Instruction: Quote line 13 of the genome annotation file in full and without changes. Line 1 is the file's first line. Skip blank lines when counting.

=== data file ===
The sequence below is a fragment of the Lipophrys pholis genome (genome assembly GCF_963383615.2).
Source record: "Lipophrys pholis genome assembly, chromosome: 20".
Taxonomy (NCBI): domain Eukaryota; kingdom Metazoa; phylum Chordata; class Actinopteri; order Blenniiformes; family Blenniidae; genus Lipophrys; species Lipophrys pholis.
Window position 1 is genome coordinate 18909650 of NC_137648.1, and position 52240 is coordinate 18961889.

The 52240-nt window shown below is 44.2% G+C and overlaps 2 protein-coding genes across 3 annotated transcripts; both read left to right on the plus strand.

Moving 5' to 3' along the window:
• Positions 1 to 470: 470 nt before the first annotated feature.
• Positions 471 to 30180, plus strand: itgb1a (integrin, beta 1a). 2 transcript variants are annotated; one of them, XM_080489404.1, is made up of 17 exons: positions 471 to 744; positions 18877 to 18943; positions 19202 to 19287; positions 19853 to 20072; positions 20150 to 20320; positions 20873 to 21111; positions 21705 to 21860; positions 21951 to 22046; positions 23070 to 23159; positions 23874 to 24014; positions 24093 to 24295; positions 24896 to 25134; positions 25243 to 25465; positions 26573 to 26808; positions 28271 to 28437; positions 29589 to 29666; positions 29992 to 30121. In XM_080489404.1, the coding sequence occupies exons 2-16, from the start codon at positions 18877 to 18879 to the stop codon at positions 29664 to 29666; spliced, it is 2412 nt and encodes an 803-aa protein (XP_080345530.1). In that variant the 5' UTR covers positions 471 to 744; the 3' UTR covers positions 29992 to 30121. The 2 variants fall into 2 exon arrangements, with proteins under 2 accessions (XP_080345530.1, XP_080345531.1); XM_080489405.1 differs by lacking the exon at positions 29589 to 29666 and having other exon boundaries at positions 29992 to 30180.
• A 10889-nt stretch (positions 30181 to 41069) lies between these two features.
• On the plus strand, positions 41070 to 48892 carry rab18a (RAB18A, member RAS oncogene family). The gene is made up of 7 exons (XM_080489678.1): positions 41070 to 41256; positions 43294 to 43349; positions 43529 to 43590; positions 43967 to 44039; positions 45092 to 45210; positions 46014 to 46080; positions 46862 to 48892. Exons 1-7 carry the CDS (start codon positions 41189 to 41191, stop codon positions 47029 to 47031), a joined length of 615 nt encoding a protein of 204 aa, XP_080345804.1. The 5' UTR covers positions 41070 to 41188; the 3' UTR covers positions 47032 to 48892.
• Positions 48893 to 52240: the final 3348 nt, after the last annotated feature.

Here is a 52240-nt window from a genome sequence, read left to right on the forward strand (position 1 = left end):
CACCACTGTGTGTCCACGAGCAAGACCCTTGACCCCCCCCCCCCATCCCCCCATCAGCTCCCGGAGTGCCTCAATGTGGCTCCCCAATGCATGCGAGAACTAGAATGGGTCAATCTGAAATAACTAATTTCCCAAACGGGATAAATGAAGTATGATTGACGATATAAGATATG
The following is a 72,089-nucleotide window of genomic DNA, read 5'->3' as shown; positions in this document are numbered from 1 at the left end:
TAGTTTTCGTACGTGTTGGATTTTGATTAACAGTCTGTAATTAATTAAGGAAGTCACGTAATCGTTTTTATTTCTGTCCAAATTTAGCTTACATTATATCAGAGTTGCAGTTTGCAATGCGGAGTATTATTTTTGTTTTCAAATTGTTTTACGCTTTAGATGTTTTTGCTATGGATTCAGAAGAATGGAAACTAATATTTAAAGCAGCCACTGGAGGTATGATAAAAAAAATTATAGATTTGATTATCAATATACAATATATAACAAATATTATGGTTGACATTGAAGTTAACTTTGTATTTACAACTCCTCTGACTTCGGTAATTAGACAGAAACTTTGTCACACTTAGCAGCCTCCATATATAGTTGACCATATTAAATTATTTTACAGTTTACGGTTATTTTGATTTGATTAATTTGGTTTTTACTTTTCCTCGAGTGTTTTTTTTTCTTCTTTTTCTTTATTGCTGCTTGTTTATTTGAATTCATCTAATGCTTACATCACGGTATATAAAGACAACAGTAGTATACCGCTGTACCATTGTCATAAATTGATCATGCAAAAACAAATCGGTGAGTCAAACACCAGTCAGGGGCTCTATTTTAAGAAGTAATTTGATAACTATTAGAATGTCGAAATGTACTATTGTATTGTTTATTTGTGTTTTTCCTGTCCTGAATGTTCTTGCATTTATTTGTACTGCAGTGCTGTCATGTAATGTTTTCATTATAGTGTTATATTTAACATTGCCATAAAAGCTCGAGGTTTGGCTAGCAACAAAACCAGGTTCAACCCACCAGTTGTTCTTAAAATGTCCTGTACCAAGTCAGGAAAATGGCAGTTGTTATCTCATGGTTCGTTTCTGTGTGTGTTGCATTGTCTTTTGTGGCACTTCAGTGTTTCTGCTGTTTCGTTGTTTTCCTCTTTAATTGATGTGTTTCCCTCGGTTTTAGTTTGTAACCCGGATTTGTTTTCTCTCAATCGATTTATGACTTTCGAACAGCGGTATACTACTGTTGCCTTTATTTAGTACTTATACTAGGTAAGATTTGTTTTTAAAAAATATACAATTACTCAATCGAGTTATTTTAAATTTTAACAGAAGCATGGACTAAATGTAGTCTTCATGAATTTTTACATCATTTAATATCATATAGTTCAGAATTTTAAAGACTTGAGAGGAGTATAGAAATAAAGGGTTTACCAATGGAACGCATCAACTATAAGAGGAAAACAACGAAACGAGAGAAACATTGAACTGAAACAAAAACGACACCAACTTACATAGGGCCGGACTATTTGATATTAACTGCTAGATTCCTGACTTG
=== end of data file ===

CACCACTGTGTGTCCACGAGCAAGACCCTTGACCCCCCCCCCCCATCCCCCCATCAGCTCCCGGAGTGCCTCAATGTGGCTCCCCAATGCATGCGAGAACTAGAATGGGTCAATCTGAAATAACTAATTTCCCAAACGGGATAAATGAAGTATGATTGACGATATAAGATATG